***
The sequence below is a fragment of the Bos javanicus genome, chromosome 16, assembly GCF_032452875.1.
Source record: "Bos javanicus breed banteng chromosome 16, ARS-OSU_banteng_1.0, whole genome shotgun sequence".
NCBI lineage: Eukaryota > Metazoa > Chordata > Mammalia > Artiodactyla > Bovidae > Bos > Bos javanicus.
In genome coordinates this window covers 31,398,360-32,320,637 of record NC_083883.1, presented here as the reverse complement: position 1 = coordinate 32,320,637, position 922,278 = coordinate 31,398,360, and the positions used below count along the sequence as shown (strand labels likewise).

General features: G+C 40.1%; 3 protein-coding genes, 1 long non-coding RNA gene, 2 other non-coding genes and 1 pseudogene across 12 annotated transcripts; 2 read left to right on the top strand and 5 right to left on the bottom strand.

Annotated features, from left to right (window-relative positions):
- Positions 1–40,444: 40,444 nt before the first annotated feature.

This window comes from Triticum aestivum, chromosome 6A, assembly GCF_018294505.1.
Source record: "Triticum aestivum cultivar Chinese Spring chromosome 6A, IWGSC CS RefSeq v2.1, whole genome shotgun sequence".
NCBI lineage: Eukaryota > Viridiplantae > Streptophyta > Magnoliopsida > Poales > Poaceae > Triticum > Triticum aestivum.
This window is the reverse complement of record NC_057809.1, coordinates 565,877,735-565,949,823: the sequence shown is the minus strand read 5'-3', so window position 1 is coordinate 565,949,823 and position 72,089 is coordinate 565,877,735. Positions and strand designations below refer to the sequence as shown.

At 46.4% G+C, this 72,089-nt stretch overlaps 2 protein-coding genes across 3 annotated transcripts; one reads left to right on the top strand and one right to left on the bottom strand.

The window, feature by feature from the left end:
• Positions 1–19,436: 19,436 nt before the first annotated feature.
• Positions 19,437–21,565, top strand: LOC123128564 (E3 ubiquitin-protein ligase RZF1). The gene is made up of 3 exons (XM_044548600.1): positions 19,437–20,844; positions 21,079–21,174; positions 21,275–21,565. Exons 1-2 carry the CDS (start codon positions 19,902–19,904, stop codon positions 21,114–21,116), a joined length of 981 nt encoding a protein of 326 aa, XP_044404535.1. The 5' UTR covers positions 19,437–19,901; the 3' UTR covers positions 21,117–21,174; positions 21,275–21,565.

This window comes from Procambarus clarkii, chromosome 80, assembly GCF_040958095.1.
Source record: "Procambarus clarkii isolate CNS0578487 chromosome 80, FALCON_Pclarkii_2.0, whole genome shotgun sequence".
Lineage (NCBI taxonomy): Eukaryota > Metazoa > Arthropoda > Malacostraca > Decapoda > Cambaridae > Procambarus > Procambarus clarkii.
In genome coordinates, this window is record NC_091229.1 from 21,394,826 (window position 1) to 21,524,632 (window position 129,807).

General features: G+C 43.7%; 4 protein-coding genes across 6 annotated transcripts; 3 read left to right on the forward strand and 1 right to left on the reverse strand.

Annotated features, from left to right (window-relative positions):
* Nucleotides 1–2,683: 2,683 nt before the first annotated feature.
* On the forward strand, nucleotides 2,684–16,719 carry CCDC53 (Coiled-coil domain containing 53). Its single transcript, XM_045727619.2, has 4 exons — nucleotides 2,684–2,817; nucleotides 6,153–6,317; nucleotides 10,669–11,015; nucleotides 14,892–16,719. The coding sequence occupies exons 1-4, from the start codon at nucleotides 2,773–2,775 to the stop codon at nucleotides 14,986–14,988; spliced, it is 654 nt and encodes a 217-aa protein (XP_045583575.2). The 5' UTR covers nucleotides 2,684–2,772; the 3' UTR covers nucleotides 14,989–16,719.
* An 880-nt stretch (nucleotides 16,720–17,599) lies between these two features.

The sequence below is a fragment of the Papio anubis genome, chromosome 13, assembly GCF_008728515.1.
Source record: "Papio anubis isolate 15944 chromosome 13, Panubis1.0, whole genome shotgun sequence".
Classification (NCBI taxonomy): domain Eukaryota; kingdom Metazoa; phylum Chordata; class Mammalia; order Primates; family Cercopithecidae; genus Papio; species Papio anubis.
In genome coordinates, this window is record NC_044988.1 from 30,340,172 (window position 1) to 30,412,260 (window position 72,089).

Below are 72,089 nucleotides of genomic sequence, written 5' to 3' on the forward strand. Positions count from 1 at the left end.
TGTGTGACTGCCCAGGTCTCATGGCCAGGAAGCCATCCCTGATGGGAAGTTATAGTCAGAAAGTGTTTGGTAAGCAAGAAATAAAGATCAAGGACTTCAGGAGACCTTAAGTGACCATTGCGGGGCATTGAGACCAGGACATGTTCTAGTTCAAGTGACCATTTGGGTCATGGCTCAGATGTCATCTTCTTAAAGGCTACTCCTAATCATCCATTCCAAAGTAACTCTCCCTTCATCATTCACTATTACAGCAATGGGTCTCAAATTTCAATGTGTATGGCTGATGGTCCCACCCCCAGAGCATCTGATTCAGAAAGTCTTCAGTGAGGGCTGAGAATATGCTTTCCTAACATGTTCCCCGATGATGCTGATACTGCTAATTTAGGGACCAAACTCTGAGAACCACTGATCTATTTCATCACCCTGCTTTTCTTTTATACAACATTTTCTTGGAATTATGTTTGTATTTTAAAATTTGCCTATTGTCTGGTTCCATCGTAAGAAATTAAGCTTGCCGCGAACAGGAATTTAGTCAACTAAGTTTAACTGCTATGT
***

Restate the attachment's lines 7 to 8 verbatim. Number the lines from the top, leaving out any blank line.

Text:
- Positions 1–40,444: 40,444 nt before the first annotated feature.

This window comes from Triticum aestivum, chromosome 6A, assembly GCF_018294505.1.